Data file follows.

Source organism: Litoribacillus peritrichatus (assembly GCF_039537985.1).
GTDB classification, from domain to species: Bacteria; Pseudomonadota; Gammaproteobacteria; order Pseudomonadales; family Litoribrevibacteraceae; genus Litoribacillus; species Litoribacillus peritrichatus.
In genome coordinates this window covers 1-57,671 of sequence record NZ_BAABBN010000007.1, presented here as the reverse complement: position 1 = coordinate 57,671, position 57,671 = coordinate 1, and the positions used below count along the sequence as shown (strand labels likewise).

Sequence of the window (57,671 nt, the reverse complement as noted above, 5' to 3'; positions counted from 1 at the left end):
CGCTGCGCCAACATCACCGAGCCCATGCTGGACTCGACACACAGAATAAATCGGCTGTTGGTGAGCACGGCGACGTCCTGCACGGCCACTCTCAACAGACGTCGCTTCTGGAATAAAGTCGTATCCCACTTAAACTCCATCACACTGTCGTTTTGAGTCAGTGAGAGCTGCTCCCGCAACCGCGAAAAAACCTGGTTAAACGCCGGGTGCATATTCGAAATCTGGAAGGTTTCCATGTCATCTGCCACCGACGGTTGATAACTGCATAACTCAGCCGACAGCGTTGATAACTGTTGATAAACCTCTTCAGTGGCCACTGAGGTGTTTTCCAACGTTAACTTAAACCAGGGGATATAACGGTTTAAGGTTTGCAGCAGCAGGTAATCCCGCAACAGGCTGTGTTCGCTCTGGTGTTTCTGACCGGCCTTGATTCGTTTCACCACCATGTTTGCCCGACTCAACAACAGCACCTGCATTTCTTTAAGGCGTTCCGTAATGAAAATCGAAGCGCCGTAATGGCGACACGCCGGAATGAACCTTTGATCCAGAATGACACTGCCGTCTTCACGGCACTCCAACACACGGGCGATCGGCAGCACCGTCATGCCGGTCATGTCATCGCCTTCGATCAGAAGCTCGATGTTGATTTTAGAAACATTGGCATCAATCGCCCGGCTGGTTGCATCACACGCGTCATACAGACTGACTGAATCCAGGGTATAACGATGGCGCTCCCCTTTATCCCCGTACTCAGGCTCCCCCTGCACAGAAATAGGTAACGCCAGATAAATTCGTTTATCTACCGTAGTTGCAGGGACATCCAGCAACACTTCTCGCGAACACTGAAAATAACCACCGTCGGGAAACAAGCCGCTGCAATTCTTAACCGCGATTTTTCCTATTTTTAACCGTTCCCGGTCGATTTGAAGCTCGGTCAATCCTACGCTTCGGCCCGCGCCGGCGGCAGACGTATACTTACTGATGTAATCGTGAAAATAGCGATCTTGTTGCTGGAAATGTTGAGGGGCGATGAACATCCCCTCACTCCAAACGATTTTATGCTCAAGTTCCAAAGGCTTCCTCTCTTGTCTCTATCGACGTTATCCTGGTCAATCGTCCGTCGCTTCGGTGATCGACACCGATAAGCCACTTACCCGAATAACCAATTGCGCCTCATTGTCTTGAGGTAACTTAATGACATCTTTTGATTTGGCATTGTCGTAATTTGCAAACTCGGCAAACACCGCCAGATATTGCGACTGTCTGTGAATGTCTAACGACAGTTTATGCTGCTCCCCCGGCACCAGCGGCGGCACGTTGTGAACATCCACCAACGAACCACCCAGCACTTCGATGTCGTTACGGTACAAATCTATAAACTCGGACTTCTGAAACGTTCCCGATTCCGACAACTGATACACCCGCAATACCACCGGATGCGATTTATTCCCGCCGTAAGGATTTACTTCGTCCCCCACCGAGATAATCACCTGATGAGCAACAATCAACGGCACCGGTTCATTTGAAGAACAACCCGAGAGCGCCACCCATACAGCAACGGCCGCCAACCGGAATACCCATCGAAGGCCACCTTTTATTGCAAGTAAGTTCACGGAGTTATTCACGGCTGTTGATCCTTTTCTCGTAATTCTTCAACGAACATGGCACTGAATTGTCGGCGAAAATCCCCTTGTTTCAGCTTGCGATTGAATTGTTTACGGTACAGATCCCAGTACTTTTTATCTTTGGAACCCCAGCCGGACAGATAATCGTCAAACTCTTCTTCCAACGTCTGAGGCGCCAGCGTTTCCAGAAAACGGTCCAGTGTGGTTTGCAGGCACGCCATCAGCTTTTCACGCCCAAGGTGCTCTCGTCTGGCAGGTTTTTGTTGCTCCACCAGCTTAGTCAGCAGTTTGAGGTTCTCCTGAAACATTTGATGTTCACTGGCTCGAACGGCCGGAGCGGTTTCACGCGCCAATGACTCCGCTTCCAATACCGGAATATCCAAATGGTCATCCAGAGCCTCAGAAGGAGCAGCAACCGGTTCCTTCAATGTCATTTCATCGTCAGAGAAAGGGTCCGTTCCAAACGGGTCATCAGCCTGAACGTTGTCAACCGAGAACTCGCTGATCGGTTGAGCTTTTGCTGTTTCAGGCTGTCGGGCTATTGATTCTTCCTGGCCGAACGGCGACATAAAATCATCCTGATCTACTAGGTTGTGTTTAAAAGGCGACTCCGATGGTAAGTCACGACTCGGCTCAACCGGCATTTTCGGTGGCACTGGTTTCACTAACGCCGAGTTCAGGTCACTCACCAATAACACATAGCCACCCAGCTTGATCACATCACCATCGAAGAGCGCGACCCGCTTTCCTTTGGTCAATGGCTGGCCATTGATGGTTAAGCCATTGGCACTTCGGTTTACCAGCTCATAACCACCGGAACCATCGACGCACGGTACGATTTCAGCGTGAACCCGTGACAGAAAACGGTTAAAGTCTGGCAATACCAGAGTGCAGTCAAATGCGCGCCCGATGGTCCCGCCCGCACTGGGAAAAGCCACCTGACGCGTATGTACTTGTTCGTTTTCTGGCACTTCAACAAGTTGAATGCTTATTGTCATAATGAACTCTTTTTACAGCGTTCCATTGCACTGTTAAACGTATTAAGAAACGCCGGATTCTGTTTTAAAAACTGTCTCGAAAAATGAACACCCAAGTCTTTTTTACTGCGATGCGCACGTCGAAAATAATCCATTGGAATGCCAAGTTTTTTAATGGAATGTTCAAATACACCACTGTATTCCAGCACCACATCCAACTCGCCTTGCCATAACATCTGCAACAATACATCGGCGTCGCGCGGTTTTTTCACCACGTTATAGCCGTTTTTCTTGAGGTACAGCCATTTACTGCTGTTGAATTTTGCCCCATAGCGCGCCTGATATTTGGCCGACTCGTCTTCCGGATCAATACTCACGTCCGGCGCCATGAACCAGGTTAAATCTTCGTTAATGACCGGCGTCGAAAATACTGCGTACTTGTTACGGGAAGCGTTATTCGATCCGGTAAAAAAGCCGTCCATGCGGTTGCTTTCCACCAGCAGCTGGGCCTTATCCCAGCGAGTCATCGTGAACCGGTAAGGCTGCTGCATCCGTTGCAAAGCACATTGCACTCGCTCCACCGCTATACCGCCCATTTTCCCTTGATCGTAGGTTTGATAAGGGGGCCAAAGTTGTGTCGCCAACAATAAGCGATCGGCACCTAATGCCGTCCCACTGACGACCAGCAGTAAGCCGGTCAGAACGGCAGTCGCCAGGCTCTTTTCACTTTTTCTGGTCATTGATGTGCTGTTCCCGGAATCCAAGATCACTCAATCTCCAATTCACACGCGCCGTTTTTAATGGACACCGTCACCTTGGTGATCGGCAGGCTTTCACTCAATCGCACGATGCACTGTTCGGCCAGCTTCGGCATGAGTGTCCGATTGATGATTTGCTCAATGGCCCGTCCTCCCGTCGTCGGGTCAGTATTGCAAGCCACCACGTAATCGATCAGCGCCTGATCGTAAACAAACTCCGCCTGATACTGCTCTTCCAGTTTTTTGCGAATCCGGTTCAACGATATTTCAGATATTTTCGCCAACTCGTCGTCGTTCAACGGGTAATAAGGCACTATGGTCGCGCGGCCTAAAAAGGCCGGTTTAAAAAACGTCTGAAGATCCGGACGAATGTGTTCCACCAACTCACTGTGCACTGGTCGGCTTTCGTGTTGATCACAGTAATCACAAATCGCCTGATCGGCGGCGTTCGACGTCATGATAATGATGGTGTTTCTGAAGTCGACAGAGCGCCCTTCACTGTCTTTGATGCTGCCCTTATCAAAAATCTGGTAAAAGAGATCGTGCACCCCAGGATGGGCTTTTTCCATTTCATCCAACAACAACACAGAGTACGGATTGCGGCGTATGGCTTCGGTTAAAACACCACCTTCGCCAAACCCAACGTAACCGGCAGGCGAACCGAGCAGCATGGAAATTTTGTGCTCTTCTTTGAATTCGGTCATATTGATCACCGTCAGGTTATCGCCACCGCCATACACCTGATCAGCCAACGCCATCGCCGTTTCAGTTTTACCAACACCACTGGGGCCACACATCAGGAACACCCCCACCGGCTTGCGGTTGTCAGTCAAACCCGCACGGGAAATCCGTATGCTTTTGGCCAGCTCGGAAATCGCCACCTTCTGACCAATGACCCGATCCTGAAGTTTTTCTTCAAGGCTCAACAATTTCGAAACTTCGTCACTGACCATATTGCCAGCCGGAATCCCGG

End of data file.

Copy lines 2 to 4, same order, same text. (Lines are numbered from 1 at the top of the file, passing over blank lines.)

GTDB classification, from domain to species: Bacteria; Pseudomonadota; Gammaproteobacteria; order Pseudomonadales; family Litoribrevibacteraceae; genus Litoribacillus; species Litoribacillus peritrichatus.
In genome coordinates this window covers 1-57,671 of sequence record NZ_BAABBN010000007.1, presented here as the reverse complement: position 1 = coordinate 57,671, position 57,671 = coordinate 1, and the positions used below count along the sequence as shown (strand labels likewise).

Sequence of the window (57,671 nt, the reverse complement as noted above, 5' to 3'; positions counted from 1 at the left end):